Xerox's Brand Repositioning Challenge

Does acknowledging a legacy business give it too much visibility?

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I'm a bit of a media junkie. I watch, read and listen to business news with an eye toward what's breaking and with an interest in how other brands are marketing. My media habits also give me a different perspective on the marketing I lead at Xerox. When our spots appear on CNBC's Squawk Box, I'm watching like any other business person. It's part of my daily morning routine, and depending on other distractions (like my 9-year-old daughter asking if she can wear lipstick to school. That would be a "No."), I'm making mental notes of what I'm seeing. It was that real-time perspective that convinced me it was time to change the creative approach to our advertising.

Two and a half years ago, we launched a campaign that put our customers front and center, giving us the opportunity to talk about how we're behind the scenes helping them be successful. It was well-regarded creative, featuring P&G's Mr. Clean, the Target dog, the Michelin Man, the New York Mets' Mr. Met, as well as bellmen from Marriott and flight attendants from Virgin America. Many other clients reached out asking if they could be in the campaign. It was award-winning, clever, memorable creative that cut-through traditionally stale B2B marketing. But it was a story told in chapters. And to get the entire plot, you really needed to absorb the entire book.

You see, Xerox is going through a huge transformation. After acquiring Affiliated Computer Services -- the largest diversified outsourcing company in the world and likely one of the biggest companies you've never heard of -- in 2010, we quickly shifted from the document company to one that generates more than half its revenue from business services, like operating call centers, processing insurance claims, handling automated toll payments, like EZ Pass, and more. To start challenging the perception of Xerox as just a printer and copier company, we dialed up the messaging on all the phenomenal clients who outsource their back-office functions to us.

There's a spot about how Virgin America trusts Xerox to manage its call center operations, another about how Michelin depends on Xerox for assistance with finance processing. Solid messages delivered through clever creative, garnering high recall rates. But as our media budgets came under pressure, so too did our ability to deliver a steady cadence of all the chapters that told one big transformation story.

As I watched each morning through the lens of a harried professional with one ear on CNBC and another listening to the woes of a tween, I couldn't quite make sense of why Xerox -- a brand we all think we know so well -- was talking about call centers. It became clear that we needed to draw the connection between who we were and who we are. We needed to get back to the basics of explaining our purpose and giving people a reason to believe that the copier company could stand for so much more than copies.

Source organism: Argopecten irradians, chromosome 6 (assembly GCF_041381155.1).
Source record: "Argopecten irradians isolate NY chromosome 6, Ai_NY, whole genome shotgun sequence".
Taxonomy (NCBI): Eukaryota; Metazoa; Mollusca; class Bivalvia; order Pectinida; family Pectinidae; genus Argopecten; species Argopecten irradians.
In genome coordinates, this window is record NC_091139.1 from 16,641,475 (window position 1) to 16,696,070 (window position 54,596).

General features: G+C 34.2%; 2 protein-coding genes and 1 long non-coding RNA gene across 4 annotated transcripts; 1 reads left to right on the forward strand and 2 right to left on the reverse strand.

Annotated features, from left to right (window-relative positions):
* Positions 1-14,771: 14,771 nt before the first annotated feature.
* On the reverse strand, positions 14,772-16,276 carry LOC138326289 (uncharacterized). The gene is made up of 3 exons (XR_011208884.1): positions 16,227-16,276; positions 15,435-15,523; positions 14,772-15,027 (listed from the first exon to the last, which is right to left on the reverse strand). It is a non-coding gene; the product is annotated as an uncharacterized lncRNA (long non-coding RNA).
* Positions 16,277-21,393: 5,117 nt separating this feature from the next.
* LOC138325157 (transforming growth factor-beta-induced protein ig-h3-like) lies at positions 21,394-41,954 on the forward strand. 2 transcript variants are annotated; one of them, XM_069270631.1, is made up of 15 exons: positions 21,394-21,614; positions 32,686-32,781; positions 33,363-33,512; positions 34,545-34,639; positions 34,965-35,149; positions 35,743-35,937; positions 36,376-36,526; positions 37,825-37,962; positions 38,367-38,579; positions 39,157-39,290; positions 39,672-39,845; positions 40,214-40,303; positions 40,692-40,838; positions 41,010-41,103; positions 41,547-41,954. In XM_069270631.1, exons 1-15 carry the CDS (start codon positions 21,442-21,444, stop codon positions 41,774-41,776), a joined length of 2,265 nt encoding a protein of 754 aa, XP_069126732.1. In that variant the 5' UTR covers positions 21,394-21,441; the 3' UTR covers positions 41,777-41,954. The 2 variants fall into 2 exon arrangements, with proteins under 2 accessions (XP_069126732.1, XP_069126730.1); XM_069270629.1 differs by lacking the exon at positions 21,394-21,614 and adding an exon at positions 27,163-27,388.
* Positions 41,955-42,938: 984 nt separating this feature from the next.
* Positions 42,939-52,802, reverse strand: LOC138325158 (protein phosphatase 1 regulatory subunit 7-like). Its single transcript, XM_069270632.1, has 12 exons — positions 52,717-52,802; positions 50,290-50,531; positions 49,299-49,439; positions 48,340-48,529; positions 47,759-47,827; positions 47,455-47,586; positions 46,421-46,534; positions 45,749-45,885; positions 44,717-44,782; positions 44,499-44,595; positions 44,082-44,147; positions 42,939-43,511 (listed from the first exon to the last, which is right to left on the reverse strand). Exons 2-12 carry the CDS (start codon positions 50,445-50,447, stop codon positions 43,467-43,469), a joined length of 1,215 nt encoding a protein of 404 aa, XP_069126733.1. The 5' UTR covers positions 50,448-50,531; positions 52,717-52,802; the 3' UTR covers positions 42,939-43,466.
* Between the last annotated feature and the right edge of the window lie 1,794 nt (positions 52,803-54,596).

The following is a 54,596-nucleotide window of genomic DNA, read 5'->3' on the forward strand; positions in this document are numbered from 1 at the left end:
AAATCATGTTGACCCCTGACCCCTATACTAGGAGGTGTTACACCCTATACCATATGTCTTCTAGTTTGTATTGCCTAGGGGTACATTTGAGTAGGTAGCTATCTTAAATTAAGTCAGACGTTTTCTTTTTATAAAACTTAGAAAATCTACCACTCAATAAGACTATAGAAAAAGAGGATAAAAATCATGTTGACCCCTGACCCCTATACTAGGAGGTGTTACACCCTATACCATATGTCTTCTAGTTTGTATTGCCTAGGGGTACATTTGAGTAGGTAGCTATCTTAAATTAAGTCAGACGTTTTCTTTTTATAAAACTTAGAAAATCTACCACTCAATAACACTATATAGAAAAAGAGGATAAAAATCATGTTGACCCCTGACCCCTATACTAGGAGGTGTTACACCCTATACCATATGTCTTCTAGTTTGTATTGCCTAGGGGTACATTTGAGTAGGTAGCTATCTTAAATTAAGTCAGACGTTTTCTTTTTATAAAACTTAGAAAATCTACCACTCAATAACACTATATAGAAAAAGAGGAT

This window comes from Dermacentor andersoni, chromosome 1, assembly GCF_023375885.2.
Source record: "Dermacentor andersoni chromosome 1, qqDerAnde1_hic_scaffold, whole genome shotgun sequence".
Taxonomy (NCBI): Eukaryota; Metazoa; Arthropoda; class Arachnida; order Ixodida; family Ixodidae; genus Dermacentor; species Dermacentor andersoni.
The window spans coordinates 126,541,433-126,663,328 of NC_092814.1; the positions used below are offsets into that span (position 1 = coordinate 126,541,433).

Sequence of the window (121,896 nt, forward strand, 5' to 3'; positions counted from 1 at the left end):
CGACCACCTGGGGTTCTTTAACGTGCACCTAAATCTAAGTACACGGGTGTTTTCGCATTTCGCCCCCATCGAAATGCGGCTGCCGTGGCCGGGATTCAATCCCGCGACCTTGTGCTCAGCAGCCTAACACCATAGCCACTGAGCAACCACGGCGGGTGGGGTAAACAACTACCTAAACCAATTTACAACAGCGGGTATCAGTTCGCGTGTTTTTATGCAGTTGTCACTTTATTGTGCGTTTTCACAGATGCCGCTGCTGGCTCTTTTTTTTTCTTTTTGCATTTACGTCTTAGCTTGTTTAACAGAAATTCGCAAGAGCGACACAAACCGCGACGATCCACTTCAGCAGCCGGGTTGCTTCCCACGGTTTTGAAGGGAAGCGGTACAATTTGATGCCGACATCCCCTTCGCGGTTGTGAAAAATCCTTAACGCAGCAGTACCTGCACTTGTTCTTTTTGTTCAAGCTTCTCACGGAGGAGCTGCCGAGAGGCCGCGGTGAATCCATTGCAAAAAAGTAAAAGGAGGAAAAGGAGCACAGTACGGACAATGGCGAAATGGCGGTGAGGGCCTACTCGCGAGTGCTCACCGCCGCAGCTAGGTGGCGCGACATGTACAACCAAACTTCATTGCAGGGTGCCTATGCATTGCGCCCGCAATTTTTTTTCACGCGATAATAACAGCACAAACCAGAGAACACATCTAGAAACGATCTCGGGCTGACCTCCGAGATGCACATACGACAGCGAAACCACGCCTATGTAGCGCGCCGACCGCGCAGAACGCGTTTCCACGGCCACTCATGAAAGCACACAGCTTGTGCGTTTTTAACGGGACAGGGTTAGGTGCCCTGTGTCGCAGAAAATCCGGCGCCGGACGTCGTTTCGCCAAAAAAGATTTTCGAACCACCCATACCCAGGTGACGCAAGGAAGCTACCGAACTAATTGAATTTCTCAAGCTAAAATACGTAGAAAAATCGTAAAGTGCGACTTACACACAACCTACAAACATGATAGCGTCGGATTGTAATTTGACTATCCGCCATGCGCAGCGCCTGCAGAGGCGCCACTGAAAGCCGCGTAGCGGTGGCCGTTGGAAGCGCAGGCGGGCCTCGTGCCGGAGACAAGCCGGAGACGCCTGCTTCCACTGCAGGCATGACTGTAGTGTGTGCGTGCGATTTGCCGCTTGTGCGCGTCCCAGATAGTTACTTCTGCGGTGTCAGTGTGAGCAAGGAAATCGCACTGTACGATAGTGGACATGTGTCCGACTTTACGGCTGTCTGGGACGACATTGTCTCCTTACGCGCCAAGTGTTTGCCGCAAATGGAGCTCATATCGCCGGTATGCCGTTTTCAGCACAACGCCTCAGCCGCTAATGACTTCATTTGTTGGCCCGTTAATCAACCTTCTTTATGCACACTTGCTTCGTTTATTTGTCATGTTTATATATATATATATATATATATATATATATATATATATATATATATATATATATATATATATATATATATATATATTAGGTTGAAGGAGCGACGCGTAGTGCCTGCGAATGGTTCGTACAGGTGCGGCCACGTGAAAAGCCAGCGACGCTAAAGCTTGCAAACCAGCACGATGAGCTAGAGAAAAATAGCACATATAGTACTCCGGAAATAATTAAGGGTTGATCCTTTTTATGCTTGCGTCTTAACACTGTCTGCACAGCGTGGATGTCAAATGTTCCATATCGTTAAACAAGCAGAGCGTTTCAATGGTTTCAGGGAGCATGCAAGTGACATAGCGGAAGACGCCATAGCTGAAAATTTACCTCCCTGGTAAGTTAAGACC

That's why our latest campaign, which broke in February, acknowledges our past, even embraces it, while helping people connect the dots to today's Xerox. It's a no-nonsense, straight-talk effort. One 30-second spot from Young & Rubicam opens with a woman standing in front of -- yes! -- a copying machine. "When I say Xerox, I know what you're thinking," she says, then prints an image of a transit map. "Transit fares, as in the 37 billion transit fares we help collect each year." Another commercial features the same woman proclaiming that revolutionizing an industry is a hard act to follow, and then explaining some of the breadth and scale of services offered by Xerox.

Our new approach didn't come without some internal frustration and healthy debate. Is acknowledging the deep perception around our legacy business giving it too much visibility when we're trying to shift those perceptions? Ultimately, we stopped resisting it, started embracing it and -- through our latest ads -- started leading with it.

Chester Carlson, the patent attorney who invented the first Xerox Model A photocopier, did so because he wanted to make the laborious task of filling out patent applications easier. The connective tissue between Xerox then and Xerox now is simplicity -- making complicated processes easier. We're just getting started, but our creative is working much harder than before to share the big picture in simple, believable ways.

The lesson for us -- now featured in our storytelling -- is that acknowledging our purpose makes it OK to give a nod to our heritage even as we grow beyond it.

Christa Carone joined Xerox in 1996. She has been the company's chief marketing officer since September 2008.
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